WIPO Arbitration and Mediation Center
ADMINISTRATIVE PANEL DECISION
F. Hoffmann-La Roche AG v. Fundacion Private Whois
Case No. D2012-1474
1. The Parties
Complainant is F. Hoffmann-La Roche AG of Basel, Switzerland, internally represented.
Respondent is Fundacion Private Whois of Panama, Panama.
2. The Domain Name and Registrar
The disputed domain name <buyxenical1.com> is registered with Internet.bs Corp.
3. Procedural History
The Complaint was filed with the WIPO Arbitration and Mediation Center (the “Center”) on July 20, 2012. On July 20, 2012, the Center transmitted by email to Internet.bs Corp a request for registrar verification in connection with the disputed domain name. On July 23, 2012, Internet.bs Corp. transmitted by email to the Center its verification response confirming that Respondent is listed as the registrant and providing the contact.
The Center verified that the Complaint satisfied the formal requirements of the Uniform Domain Name Dispute Resolution Policy (the “Policy” or “UDRP”), the Rules for Uniform Domain Name Dispute Resolution Policy (the “Rules”), and the WIPO Supplemental Rules for Uniform Domain Name Dispute Resolution Policy (the “Supplemental Rules”).
In accordance with the Rules, paragraphs 2(a) and 4(a), the Center formally notified Respondent of the Complaint, and the proceedings commenced on July 26, 2012. In accordance with the Rules, paragraph 5(a), the due date for Response was August 15, 2012. Respondent did not submit any response. Accordingly, the Center notified Respondent’s default on August 17, 2012.
The Center appointed John Terry as the sole panelist in this matter on September 17, 2012. The Panel finds that it was properly constituted. The Panel has submitted the Statement of Acceptance and Declaration of Impartiality and Independence, as required by the Center to ensure compliance with the Rules, paragraph 7.
4. Factual Background
Complainant, together with its affiliated companies is one of the world’s leading manufacturers of pharmaceutical and diagnostic products and has operations in more than 100 countries. Complainant’s trademark XENICAL has been protected in a multitude of countries and registrations include international registration numbers 612908 and 699154 with a priority date of August 5, 1993. The trademark XENICAL has been used in relation to an oral prescription weight-loss medication.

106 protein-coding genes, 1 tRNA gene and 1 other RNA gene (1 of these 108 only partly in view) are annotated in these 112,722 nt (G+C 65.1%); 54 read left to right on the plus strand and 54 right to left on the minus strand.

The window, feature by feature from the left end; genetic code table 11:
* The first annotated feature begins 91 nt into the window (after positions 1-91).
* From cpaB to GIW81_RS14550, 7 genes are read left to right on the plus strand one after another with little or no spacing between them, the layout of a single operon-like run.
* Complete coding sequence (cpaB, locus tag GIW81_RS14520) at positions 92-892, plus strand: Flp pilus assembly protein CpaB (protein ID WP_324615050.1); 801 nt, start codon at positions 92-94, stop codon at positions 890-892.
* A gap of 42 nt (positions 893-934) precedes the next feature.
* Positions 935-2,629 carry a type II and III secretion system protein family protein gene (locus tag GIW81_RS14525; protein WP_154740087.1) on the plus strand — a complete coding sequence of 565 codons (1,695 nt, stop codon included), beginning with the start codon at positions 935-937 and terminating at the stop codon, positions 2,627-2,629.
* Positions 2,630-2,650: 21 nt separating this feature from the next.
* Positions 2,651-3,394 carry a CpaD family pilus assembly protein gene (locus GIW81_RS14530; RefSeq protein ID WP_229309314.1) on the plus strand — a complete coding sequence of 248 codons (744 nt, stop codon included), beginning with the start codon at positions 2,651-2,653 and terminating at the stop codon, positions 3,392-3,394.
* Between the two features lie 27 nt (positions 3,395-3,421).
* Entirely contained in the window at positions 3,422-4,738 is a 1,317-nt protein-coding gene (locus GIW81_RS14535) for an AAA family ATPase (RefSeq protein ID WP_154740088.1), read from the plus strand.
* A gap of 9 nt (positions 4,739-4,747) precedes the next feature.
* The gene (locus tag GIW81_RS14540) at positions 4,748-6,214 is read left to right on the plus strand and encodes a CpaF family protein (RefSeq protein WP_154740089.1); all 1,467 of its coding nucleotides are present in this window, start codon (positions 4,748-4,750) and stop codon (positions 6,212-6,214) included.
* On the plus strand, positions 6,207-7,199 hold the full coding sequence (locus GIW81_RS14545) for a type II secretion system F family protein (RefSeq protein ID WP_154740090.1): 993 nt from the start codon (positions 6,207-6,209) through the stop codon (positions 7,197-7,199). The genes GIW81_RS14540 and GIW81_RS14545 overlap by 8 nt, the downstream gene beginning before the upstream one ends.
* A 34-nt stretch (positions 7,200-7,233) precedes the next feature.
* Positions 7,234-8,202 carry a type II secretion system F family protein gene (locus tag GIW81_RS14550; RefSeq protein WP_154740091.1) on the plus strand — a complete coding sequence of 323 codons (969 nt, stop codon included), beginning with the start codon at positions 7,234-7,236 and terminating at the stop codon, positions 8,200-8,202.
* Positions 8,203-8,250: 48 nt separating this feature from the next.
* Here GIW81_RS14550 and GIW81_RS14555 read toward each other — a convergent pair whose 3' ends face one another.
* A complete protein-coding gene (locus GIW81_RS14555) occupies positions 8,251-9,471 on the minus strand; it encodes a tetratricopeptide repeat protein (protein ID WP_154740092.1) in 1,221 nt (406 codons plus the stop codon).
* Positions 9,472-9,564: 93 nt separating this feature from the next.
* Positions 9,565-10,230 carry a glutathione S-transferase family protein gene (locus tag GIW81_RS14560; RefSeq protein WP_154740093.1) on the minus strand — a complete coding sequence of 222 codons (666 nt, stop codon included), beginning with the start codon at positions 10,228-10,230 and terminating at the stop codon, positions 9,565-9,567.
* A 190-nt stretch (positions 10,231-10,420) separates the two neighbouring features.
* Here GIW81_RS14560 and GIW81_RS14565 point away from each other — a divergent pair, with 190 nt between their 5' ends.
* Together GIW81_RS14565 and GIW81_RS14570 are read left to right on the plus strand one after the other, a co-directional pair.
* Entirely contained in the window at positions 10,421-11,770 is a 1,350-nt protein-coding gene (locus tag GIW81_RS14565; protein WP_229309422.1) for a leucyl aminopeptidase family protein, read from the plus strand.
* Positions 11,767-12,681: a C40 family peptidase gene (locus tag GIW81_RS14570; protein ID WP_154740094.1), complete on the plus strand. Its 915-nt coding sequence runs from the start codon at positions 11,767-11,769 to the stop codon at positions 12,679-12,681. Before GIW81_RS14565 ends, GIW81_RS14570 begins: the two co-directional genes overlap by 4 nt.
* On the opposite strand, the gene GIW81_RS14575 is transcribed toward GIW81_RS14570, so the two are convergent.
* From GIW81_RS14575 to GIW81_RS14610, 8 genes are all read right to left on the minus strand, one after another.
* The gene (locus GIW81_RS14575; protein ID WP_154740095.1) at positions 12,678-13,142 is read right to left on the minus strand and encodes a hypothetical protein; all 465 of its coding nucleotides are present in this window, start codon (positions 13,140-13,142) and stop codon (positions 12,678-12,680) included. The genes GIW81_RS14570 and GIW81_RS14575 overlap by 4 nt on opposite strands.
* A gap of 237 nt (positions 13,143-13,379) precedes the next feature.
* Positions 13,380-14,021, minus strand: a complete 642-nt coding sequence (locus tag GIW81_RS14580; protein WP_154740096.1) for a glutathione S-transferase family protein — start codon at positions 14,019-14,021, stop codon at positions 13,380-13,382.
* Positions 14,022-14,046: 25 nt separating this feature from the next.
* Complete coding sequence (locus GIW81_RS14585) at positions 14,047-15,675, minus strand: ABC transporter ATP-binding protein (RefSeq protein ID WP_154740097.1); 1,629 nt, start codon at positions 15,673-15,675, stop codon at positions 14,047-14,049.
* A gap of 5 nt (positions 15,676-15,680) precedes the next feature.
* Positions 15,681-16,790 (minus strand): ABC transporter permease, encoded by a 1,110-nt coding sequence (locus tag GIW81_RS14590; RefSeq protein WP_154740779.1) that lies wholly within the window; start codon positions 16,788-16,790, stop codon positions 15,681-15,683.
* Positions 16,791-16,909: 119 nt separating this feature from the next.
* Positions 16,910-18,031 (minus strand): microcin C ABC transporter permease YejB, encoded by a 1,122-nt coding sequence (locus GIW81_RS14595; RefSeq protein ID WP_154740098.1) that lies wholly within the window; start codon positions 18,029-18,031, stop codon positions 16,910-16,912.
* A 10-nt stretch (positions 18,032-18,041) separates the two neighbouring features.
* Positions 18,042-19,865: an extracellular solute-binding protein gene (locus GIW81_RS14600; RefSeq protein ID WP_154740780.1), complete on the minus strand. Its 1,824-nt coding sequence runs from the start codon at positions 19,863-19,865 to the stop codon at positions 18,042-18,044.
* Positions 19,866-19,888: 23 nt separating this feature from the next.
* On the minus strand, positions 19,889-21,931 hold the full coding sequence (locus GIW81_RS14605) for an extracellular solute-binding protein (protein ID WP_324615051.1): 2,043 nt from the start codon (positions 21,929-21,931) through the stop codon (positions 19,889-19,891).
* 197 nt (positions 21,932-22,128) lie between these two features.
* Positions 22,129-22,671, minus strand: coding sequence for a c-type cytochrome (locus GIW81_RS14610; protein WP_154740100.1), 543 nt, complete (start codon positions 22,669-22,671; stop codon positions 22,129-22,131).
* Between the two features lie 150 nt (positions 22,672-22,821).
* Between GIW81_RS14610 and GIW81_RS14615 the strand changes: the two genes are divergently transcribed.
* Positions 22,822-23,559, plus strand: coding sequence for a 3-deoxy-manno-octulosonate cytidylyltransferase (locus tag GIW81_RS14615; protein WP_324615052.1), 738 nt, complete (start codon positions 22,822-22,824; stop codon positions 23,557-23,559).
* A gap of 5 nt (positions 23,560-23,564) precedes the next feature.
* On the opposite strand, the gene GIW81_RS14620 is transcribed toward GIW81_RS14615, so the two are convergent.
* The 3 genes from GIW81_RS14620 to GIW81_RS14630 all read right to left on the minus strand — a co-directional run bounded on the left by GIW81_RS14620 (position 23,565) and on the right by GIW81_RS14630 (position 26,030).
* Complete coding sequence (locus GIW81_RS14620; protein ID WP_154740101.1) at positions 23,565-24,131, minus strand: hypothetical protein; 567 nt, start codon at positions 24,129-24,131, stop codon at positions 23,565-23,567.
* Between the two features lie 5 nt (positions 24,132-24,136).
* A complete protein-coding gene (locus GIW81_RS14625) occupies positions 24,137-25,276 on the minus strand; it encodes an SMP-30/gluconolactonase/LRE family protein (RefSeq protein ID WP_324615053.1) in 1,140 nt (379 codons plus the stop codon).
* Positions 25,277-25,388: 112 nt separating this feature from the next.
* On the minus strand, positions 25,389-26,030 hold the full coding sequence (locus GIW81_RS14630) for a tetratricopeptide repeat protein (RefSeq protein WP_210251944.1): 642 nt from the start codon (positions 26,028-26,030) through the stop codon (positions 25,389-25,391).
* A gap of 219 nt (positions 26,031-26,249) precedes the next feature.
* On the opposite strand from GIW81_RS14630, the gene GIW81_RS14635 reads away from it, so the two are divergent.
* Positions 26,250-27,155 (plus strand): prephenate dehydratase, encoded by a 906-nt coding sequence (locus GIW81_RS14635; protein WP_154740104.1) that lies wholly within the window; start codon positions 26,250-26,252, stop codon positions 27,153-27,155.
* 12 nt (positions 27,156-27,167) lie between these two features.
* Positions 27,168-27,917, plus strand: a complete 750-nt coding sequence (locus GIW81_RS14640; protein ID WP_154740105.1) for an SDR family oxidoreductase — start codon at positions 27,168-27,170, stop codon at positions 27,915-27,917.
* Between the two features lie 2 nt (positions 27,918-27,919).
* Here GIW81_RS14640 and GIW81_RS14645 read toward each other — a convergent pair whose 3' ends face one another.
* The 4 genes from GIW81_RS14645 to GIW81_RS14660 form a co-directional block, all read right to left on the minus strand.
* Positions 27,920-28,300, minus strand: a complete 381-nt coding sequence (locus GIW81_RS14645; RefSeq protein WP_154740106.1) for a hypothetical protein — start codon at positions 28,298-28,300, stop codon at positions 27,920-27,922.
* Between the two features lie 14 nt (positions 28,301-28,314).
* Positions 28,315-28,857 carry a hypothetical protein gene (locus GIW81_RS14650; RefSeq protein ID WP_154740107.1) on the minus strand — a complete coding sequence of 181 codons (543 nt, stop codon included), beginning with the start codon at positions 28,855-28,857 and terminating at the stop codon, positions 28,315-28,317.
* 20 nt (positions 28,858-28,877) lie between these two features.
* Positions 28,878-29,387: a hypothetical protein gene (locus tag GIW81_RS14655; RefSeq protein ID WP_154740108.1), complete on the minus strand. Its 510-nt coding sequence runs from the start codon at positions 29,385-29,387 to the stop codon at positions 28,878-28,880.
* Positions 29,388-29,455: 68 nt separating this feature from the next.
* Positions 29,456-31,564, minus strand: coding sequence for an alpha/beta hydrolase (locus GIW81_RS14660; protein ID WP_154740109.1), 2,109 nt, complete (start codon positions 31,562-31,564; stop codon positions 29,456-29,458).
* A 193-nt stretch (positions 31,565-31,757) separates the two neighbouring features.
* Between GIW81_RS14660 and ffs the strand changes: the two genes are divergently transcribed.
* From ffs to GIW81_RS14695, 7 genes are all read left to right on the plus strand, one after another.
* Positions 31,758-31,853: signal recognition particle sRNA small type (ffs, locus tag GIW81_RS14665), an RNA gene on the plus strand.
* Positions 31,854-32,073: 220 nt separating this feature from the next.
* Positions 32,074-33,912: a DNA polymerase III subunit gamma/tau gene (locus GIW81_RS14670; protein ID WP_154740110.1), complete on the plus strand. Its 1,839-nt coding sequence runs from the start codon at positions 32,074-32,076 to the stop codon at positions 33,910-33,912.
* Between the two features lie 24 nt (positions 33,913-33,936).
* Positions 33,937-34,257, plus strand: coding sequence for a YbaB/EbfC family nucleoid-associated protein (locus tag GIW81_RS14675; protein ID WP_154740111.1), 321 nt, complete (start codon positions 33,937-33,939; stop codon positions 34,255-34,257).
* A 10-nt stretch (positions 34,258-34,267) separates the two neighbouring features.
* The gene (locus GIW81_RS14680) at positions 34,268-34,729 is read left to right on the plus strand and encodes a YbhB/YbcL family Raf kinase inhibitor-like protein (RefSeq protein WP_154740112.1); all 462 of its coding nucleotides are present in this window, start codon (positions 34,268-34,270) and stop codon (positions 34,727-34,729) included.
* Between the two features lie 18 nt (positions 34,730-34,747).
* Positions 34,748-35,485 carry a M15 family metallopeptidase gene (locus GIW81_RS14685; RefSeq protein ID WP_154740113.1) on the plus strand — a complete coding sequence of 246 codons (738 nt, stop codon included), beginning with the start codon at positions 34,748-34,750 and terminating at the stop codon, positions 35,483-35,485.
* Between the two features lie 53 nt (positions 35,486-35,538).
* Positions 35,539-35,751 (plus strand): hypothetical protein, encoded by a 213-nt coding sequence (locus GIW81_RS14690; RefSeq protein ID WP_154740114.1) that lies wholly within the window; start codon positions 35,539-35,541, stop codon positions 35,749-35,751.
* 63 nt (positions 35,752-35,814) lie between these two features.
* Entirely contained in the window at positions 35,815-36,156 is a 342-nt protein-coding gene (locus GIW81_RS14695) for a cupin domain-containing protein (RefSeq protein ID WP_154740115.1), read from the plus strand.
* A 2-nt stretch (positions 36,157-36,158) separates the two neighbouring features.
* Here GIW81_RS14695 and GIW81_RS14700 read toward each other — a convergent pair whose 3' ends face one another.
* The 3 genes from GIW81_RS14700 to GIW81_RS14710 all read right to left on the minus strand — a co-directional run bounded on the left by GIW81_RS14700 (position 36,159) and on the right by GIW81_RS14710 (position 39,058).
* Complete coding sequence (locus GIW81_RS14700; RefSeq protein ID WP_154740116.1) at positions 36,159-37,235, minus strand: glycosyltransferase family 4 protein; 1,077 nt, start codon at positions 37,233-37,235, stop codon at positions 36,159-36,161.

The disputed domain name has been used to redirect Internet users to a pharmacy online. Complainant has granted no licence or permission or authorisation for Respondent to utilise any domain name containing the trademark XENICAL or any confusingly similar trademark for the purpose of attracting Internet users to a pharmacy online.
5. Parties’ Contentions
Complainant contends that the disputed domain name is confusingly similar to Complainant’s trademark since it incorporates the trademark in its entirety and merely adds the generic term “buy” and the numeral “1” and this does not sufficiently distinguish the disputed domain name from Complainant’s trademark.
Complainant relies on an established principle for example in Lilly ICOS LLC v. John Hopking/Neo net Ltd., WIPO Case No. D2005-0694, wherein the panel stated "generally, a user of a mark may not avoid likely confusion by appropriating another’s entire mark and adding descriptive or non-distinctive matter to it.”
Complainant’s use and registration of the trademark XENICAL predates the registration of the disputed domain name.
Complainant contends that Respondent has used the disputed domain name for commercial gain and with the purpose of capitalising on the fame of Complainant’s trademark XENICAL. Complainant relies on a principle established by the panel in Hoffman-La Roche Inc. v.1 Viagra Propecia Xenical & More Online Pharmacy, WIPO Case No. D2003-0793. In that case the panel held that Respondent was not making a legitimate noncommercial or fair use of the domain name under the Policy paragraph 4(c)(iii). Respondent had been selling pharmaceuticals via a website associated with the disputed domain name. Accordingly, Complainant contends Respondent should have no rights or legitimate interests in the disputed domain name.
Complainant contends that at the time of the registration of the disputed domain name, namely July 10, 2012, Respondent must have had knowledge of Complainant’s well-known trademark XENICAL and accordingly the disputed domain name was registered in bad faith.
Furthermore, Complainant contends the disputed domain name is being used in bad faith by virtue of Respondent’s attempt to attract, for commercial purposes, Internet users to Respondent's websites, and in so doing is creating a likelihood of confusion by causing such users to believe that the websites behind the links are associated or recommended by Complainant.
Complainant relies on the principle that bad faith is established when “Respondent is using the domain names as a forwarding address to a for-profit on-line pharmacy”; see Pfizer Inc. v. jg a/k/a Josh Green, WIPO Case No. D2004-0784.